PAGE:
What Is Blockchain In the Supply Chain?

By
Nicole Georgiev
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Within the food supply chain, data isn’t always available, visible, or trustworthy. Blockchain technology helps participants in the supply chain share trustworthy information through permissioned blockchain solutions. 

The common business owner and consumer want brands, including private label brands, to guarantee the authenticity of their products. On the other hand, participants in the supply chain demand responsible sourcing and better visibility so that they can minimize disputes on all fronts. This includes production, packaging control, logistics–such as 3PL–and food distribution

Blockchain technology and solutions have the power to improve the supply chain. Blockchains seek to disrupt traditional food supply chain management which relies on an outdated system that has proven to be unreliable in today’s modernized world. 

Before we dive into the basics of blockchain and supply chain solutions, it’s crucial to familiarize yourself with, “What is the food supply chain?” This will provide you with a better understanding of what problems exist and how this concept helps. 

Download the link to the food supply chain eBook

What Is Blockchain?

A blockchain is a decentralized database that’s shared among multiple nodes in a computer network. Blockchain technology became well known based on its use for Bitcoin, the world’s first and most popular cryptocurrency. In terms of supply chain management, a blockchain enables fast and cost-efficient product delivery, improves partner coordination, enhances product traceability, and provides access to financing. 

With blockchain technology, participants in the supply chain can keep records of price, including wholesale vs retail price, location, date, certification, and quality. This information is necessary in order to effectively manage a supply chain. 

By having such information readily available thanks to blockchain, product traceability increases. There are also fewer losses due to counterfeit products, visibility improves, and outsourced contract manufacturing is controlled. 

Blockchain keeps track of digital data and makes them tamper-resistant. Once transaction requests are made through the system, it is broadcast to a network of nodes. Each node solves equations, checks, and validates transaction consistency. After the transaction is validated, it is grouped with the others to create blocks of data for the ledger. 

Businesses use blockchain technology to track transactions and share personal information, documents, and cryptocurrency. It’s a type of technology that is difficult to corrupt since a single change requires a logged change on every node at the same time. 

Google Documents resemble blockchain technology in that many people can view and edit a shared document at the same time whereas a Word document is locked. Each node on a network is accessible, can be changed simultaneously, and there is a record of each change.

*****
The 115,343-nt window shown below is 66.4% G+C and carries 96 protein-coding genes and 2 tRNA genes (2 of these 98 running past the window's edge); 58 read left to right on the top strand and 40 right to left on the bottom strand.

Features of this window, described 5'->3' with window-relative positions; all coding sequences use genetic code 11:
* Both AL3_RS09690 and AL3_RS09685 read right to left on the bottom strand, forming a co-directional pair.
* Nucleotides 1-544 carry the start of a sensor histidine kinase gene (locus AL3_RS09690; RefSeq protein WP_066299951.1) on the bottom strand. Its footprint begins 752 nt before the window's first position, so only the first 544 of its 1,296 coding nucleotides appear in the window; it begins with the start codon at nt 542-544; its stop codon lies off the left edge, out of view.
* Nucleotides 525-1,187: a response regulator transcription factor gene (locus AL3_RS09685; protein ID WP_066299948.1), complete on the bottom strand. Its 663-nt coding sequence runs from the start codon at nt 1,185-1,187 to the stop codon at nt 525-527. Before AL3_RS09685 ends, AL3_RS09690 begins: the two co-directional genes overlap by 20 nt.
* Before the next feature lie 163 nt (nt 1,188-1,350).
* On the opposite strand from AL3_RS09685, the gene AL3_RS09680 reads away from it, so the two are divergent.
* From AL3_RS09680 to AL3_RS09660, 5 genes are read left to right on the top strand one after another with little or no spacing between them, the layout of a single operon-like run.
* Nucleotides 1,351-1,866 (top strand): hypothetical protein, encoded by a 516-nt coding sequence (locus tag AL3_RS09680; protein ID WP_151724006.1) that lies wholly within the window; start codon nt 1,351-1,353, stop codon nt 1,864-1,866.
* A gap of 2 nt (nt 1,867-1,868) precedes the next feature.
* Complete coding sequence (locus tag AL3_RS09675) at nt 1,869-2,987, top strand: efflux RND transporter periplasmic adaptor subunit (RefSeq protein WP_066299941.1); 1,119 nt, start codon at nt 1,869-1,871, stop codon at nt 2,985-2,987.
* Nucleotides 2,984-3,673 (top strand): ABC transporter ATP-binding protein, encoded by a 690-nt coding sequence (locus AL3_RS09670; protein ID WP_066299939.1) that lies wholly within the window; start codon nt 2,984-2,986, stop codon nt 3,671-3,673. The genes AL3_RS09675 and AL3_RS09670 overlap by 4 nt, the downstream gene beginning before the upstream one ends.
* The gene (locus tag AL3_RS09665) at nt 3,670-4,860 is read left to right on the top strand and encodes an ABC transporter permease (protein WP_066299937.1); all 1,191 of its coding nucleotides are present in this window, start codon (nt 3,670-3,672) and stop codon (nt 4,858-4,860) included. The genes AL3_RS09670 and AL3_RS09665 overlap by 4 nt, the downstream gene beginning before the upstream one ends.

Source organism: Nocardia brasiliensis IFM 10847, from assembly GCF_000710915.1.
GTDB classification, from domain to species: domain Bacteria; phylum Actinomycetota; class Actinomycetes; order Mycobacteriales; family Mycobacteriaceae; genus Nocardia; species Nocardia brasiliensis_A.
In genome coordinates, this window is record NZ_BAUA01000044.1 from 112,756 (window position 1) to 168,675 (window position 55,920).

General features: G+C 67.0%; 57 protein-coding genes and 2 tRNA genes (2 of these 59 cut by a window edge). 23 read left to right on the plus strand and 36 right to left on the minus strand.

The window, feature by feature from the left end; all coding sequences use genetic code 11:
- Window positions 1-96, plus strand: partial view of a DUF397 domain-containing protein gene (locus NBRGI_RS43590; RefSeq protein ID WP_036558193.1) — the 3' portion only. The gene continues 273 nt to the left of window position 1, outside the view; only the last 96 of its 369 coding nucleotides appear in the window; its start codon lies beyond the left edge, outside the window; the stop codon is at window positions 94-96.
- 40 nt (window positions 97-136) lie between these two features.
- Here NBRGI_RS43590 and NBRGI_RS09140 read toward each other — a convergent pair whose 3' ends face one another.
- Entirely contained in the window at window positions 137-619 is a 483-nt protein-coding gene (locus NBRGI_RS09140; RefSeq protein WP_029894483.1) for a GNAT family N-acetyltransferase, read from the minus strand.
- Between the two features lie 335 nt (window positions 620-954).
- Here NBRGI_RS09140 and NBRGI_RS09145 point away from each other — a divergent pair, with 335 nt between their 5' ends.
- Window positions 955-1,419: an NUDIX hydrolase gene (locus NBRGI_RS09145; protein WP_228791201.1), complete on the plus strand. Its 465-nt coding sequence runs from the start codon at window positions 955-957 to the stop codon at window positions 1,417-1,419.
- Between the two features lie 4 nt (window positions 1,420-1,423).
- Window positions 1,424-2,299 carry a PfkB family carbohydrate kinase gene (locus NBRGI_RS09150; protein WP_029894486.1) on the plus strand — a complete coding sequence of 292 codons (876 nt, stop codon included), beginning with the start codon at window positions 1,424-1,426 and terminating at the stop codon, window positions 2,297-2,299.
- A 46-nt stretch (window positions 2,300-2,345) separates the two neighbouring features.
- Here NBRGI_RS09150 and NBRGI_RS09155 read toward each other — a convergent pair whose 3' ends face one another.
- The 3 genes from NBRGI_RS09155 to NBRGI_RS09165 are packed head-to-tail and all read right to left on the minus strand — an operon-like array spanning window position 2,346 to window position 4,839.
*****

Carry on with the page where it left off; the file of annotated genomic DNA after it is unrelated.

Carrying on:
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How Does Blockchain Improve the Supply Chain?

Blockchain technology improves the supply chain by enabling cost-efficient and faster product deliveries, improving product traceability, providing access to financing, and enhancing coordination between partners. It also ensures security throughout the network.

A supply chain includes complex networks of manufacturers, suppliers, distributors, retailers, consumers, and auditors. Examples of these include those in charge of the manufacturing inventory process, wholesale produce suppliers, subscription box suppliers, and dropshipping vendors

When you think about, “What is blockchain?”, it’s important to understand that it uses a shared IT infrastructure. This blockchain technology infrastructure streamlines the workflow for all the parties involved regardless of the size of the business network. This kind of shared infrastructure provides auditors with visibility into each participant’s activities throughout the value chain. 

Blockchain technology strengthens  the following five needs throughout the supply chain:

  • Traceability
  • Security
  • Transparency 
  • Tradeability
  • Sustainability

1. Traceability

It’s crucial to have traceability within the supply chain because it improves operational efficiency through visualizing and mapping out the enterprise. An increasing number of consumers are demanding sourcing information regarding the products they purchase.

With blockchain technology, organizations can understand their supply chain and use it to engage with consumers as they reference verifiable and immutable information. Improving traceability adds value to the supply chain by mitigating high-quality problem costs and streamlining SKU rationalization. These include reputational damage, recalls, or revenue loss from grey market products. By simplifying this complex supply base, it offers value opportunities.